The Spread Of Peoples And Civilizations, New Zealand
Author: Schwartz, Stuart B.
Date: 1992

The New Zealand Landfall And The Development Of Maori Culture

Perhaps as early as the 8th century A.D., the crews of canoes or rafts
from the Society Islands and other parts of eastern Polynesia had sailed
thousands of miles to the southwest and by chance discovered the two large
islands that today make up New Zealand. Over the centuries additional bands of
seafarers reached the islands, where they embarked on a struggle to survive in
an environment that was colder and harsher than their home islands in
Polynesia. Their success is evidenced by the large numbers of Maoris - the
people descended from the Polynesian seafarers - who lived in the islands when
the Europeans first came to stay in the late-18th century. If the high
estimates of 200,000 people at this point in time are correct, the islands
contained the highest concentration of Polynesian peoples anywhere in the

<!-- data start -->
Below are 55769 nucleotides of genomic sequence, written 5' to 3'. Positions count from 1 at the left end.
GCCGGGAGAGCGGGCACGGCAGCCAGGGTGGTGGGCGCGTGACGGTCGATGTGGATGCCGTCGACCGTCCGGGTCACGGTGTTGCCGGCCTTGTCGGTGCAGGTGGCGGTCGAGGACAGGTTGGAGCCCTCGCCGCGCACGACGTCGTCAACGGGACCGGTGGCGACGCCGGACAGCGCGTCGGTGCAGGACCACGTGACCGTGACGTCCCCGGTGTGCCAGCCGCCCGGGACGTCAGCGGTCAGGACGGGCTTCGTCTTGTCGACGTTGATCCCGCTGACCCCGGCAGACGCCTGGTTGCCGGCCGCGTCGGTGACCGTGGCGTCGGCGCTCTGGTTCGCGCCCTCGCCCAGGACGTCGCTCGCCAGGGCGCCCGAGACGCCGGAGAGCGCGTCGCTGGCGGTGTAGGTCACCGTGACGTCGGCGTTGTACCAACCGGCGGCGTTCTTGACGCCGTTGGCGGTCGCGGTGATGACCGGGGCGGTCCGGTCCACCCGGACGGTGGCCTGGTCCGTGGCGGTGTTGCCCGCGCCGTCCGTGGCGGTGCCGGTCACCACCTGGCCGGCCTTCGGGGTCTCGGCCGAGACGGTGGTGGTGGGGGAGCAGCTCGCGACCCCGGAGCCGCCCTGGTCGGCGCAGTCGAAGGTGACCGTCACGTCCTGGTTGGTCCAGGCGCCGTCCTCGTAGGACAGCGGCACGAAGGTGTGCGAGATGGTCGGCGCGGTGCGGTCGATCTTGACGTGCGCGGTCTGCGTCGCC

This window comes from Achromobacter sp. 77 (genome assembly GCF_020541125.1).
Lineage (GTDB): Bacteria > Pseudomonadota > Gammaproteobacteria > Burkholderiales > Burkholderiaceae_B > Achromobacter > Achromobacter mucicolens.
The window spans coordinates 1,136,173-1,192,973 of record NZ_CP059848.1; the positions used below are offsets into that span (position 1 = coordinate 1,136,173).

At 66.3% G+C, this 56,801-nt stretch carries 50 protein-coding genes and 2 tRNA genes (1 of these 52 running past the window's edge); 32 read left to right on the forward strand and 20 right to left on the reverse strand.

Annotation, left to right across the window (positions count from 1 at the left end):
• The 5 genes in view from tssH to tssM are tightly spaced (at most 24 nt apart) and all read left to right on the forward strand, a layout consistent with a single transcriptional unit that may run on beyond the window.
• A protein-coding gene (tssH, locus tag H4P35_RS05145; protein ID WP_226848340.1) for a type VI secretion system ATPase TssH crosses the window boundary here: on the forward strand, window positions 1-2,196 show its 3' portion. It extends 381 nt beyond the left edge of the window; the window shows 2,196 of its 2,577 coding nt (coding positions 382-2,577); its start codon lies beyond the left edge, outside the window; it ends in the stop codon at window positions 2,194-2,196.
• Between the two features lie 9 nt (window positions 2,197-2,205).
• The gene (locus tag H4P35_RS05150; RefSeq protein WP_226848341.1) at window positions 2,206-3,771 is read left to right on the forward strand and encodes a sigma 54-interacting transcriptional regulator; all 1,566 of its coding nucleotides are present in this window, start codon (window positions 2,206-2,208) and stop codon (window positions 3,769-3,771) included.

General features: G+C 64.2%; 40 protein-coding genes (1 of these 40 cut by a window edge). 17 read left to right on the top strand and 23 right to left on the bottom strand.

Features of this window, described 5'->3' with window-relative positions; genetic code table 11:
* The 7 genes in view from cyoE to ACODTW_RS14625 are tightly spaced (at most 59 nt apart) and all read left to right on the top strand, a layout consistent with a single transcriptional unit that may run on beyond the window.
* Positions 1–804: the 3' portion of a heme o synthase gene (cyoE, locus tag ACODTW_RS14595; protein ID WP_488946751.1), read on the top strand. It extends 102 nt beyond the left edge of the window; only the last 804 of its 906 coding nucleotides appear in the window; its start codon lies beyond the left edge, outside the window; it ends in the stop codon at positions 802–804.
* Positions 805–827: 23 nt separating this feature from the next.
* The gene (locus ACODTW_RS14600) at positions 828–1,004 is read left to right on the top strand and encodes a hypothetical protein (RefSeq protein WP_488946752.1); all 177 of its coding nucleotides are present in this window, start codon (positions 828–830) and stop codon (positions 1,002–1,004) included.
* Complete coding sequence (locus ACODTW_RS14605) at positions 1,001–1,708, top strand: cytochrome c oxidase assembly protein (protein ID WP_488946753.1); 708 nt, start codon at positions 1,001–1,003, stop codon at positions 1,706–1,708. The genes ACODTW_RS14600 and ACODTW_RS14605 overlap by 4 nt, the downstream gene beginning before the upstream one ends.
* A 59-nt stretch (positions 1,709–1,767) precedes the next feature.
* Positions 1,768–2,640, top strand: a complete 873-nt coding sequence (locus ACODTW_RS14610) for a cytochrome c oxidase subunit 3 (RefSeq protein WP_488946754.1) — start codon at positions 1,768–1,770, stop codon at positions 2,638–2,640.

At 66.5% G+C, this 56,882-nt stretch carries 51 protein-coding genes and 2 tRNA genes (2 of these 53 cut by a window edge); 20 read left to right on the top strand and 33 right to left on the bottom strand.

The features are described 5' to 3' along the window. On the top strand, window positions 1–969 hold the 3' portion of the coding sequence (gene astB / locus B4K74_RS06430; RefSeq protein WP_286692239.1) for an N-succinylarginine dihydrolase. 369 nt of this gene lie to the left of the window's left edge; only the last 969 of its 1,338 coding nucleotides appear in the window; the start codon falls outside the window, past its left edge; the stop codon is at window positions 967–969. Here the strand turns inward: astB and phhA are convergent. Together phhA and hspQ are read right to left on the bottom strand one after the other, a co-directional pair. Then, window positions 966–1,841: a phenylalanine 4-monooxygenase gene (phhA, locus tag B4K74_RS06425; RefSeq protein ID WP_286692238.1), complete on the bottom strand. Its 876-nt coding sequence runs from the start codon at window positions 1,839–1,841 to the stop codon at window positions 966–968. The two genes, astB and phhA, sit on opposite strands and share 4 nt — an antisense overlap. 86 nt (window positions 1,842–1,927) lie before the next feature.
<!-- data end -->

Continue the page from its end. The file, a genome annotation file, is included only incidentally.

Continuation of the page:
world.

Early Settlement And Modes Of Survival

The "land of the long white clouds," as the Polynesians referred to the
mist-covered islands that made up New Zealand, had few edible plants beyond
berries and fern roots. There were no native land mammals except bats and
various kinds of moa, or large wingless birds. However, overhunting led to the
extinction of the moa, and both early settlers and later migrants had to find
new sources of subsistence. Fishing and the introduction by later migrants of
many of the staple crops of Polynesia, including the sweet potato, taro, and
yams, filled the dietary gap left by the disappearance of the moa. Perhaps to
compensate for the shortage of protein in their diet, settlers ate dogs and
rats, which had also been brought to the islands by migrants from Polynesia,
and human flesh, usually carved from enemies killed in war.

The relatively moderate climate and rich soils of the north island
rendered it more suitable for settlement than the cold and desolate south
island that stretched beneath the fortieth paral el toward the South Pole.
Consequently, Maori tribes numbering in the thousands warred over control of
the forests and croplands on the north island. Long before the arrival of the
Europeans, tribal territories with clearly defined boundaries had been
established throughout most of the north island.

Maori Culture And Society

Maori tribes were given the names of the semimythical canoes that were